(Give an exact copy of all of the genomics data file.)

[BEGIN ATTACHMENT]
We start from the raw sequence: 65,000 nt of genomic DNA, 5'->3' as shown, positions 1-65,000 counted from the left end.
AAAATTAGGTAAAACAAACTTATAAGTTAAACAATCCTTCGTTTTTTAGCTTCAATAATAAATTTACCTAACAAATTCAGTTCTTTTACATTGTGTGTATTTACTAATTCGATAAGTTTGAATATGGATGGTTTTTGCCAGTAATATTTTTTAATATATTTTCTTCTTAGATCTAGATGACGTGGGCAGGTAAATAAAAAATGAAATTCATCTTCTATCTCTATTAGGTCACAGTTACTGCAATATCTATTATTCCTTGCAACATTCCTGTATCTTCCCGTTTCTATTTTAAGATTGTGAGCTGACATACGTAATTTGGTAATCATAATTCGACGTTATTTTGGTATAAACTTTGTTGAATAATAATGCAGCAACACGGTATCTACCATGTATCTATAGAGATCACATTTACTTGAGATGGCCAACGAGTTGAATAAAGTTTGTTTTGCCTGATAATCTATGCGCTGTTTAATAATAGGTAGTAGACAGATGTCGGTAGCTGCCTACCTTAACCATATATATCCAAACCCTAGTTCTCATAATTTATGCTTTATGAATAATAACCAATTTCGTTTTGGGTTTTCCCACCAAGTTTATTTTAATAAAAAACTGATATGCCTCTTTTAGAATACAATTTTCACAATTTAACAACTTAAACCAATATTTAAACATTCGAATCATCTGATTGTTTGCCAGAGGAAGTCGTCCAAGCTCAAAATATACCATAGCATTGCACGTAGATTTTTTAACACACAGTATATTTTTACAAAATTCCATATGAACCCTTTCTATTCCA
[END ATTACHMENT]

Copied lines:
We start from the raw sequence: 65,000 nt of genomic DNA, 5'->3' as shown, positions 1-65,000 counted from the left end.
AAAATTAGGTAAAACAAACTTATAAGTTAAACAATCCTTCGTTTTTTAGCTTCAATAATAAATTTACCTAACAAATTCAGTTCTTTTACATTGTGTGTATTTACTAATTCGATAAGTTTGAATATGGATGGTTTTTGCCAGTAATATTTTTTAATATATTTTCTTCTTAGATCTAGATGACGTGGGCAGGTAAATAAAAAATGAAATTCATCTTCTATCTCTATTAGGTCACAGTTACTGCAATATCTATTATTCCTTGCAACATTCCTGTATCTTCCCGTTTCTATTTTAAGATTGTGAGCTGACATACGTAATTTGGTAATCATAATTCGACGTTATTTTGGTATAAACTTTGTTGAATAATAATGCAGCAACACGGTATCTACCATGTATCTATAGAGATCACATTTACTTGAGATGGCCAACGAGTTGAATAAAGTTTGTTTTGCCTGATAATCTATGCGCTGTTTAATAATAGGTAGTAGACAGATGTCGGTAGCTGCCTACCTTAACCATATATATCCAAACCCTAGTTCTCATAATTTATGCTTTATGAATAATAACCAATTTCGTTTTGGGTTTTCCCACCAAGTTTATTTTAATAAAAAACTGATATGCCTCTTTTAGAATACAATTTTCACAATTTAACAACTTAAACCAATATTTAAACATTCGAATCATCTGATTGTTTGCCAGAGGAAGTCGTCCAAGCTCAAAATATACCATAGCATTGCACGTAGATTTTTTAACACACAGTATATTTTTACAAAATTCCATATGAACCCTTTCTATTCCA